The pass was wide and the sides were a hundred feet tall. The wide trail was natural and a shallow stream ran with it. The pulse of running water sounded like the patter of mice behind a kitchen wall. Patches of light green shrubbery and dusty, off-white rocks dotted the trail. The outcroppings of rock above them were jagged and chipped.

            "How you want to do this, Buchannan? We riding straight through till we get to Indian land or you think we're goin' set up camp somewhere for the night?" Taylor sighed and whipped his head around like a man trying to shake away a fly.

            Buchannan was hungry and weak. He wanted to keep riding until they got to the other side of the pass and he could shoot the kid there. However, the more Buchannan thought about it, it seemed better to shoot him sooner. There was no reason to wait. He should get rid of Taylor before he tried it first, but he could wait for now. He would feel better in the morning. Have a good meal, drink some more, smoke, sleep well, and then put a bullet in his head at sunrise.

            "Let's ride a little further, then we'll stop for the night."

            They rode for another thirty minutes before they stopped at the base of a steep hill. They tied their horses to a small, gnarled spruce tree and unloaded their belongings. Taylor teetered with every third and fourth step. Buchannan watched him as Taylor staggered through unrolling a bedroll, dropped pans and a coffee pot, and coughed with dry, breathless gasps. His contempt boiled up as a hot flush that tingled across his cheeks and like a rope that tightened around his stomach.

            "Boy, you ought to sit down before you fall down."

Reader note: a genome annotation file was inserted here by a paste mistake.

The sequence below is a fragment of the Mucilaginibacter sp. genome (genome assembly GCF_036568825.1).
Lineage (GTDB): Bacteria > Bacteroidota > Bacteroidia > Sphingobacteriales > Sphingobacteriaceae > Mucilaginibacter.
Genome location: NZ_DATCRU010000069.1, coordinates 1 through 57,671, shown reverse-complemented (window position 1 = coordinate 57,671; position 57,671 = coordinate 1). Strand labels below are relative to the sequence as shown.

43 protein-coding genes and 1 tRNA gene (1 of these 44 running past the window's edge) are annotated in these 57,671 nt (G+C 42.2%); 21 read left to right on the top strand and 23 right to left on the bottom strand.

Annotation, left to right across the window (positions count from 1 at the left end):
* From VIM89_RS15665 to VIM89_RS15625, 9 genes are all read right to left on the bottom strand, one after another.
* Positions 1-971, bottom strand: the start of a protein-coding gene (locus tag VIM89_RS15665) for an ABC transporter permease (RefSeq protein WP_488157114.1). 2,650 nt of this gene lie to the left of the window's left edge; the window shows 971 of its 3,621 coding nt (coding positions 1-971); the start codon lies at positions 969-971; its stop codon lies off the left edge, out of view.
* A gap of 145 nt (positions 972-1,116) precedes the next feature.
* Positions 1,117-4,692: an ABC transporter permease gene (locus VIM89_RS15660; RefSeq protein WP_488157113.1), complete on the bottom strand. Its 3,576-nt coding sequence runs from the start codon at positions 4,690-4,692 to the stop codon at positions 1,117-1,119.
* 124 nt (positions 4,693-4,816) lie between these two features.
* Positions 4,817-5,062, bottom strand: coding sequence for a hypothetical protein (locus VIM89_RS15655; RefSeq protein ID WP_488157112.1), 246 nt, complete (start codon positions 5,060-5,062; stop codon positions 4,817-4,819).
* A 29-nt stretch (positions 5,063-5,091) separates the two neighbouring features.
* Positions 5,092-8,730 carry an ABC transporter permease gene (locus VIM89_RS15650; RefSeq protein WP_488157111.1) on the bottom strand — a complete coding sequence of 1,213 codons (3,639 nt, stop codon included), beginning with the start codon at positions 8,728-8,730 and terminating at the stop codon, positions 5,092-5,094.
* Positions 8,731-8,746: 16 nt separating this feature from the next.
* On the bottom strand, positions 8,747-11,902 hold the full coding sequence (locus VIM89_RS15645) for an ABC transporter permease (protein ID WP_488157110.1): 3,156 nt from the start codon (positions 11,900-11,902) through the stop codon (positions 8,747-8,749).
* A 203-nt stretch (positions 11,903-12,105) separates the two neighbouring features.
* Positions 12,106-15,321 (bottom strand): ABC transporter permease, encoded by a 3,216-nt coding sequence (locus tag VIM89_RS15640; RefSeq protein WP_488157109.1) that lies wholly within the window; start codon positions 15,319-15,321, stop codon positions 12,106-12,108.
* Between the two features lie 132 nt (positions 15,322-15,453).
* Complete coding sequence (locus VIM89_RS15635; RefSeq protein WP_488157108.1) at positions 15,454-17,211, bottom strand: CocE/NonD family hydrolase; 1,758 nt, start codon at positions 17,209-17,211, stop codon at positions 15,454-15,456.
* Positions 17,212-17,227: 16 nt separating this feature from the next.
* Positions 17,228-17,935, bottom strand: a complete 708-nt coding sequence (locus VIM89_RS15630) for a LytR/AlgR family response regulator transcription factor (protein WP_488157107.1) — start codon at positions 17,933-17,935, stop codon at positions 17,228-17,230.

Taylor stopped and bent over. He braced his hands against his knees and sighed. "You're right, friend. We got away and made out good. I'm sure they've got a posse out lookin' for us by now though."

            Buchannan waved his hand at Taylor. "There ain't no posse on our ass. Even if they have one, we got such a jump on them that we don't have to worry." Buchannan brushed away a block of dirt that marred his leather vest. "That and, if you haven't noticed, this pass isn't exactly a busy street."

            Taylor pulled his bottle of whiskey from his bedroll, sat down, and crossed his legs. He nodded, looked at Buchannan, and cocked his head. "You ever do that before?"

            "What? Rob a bank?"


            Buchannan shrugged. "No, but I've robbed plenty."

            "Like what?"

            "People, wagons on the road, card games. Lots of stuff."

            "People? You mean like regular folk?"

            Buchannan lowered his head and glared at Taylor. "Yeah, so what?"

            Taylor leaned back and coughed. "Well, I ain't ever done that. I've stuck a gun in a few faces, robbing card games and the like. Shot a guy over in east Colorado when he drew on me playing cards. But I rob my own kind, you know?"

            Buchannan stretched his legs out and stared straight ahead. "Kid, have you got something you want to say?"

            "Hey, no, don't get the wrong idea. I'm glad you brought me into this thing. We made good money." Taylor stroked his chin. "It just bothered me seeing you hit that woman and shoot that guy today. Thought we could've kept things under control without it."

            "You look here, I warned that bitch to shut up. Her screaming was going to attract attention for sure. Sometimes people think you ain't serious. They think that if they put up enough of a fuss, you'll get scared and lose your nerve. She needed to know I was serious."

            "I think you broke her jaw."

            "She's lucky I didn't split her fucking skull."